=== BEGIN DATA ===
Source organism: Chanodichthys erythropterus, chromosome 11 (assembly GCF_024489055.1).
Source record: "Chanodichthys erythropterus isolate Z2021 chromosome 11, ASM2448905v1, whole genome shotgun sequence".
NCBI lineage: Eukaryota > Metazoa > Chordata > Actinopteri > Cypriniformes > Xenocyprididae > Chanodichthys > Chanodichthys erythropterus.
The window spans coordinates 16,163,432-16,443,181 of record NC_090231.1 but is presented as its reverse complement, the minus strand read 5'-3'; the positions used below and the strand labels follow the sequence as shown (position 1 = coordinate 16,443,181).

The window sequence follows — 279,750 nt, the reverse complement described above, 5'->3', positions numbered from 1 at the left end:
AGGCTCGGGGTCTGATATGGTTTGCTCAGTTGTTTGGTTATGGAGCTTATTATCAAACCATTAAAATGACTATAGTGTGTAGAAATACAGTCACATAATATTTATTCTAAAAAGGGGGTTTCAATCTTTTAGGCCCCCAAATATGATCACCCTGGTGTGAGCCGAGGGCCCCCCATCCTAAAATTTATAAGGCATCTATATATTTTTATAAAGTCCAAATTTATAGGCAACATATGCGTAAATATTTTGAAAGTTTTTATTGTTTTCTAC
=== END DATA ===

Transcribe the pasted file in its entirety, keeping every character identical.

Source organism: Chanodichthys erythropterus, chromosome 11 (assembly GCF_024489055.1).
Source record: "Chanodichthys erythropterus isolate Z2021 chromosome 11, ASM2448905v1, whole genome shotgun sequence".
NCBI lineage: Eukaryota > Metazoa > Chordata > Actinopteri > Cypriniformes > Xenocyprididae > Chanodichthys > Chanodichthys erythropterus.
The window spans coordinates 16,163,432-16,443,181 of record NC_090231.1 but is presented as its reverse complement, the minus strand read 5'-3'; the positions used below and the strand labels follow the sequence as shown (position 1 = coordinate 16,443,181).

The window sequence follows — 279,750 nt, the reverse complement described above, 5'->3', positions numbered from 1 at the left end:
AGGCTCGGGGTCTGATATGGTTTGCTCAGTTGTTTGGTTATGGAGCTTATTATCAAACCATTAAAATGACTATAGTGTGTAGAAATACAGTCACATAATATTTATTCTAAAAAGGGGGTTTCAATCTTTTAGGCCCCCAAATATGATCACCCTGGTGTGAGCCGAGGGCCCCCCATCCTAAAATTTATAAGGCATCTATATATTTTTATAAAGTCCAAATTTATAGGCAACATATGCGTAAATATTTTGAAAGTTTTTATTGTTTTCTAC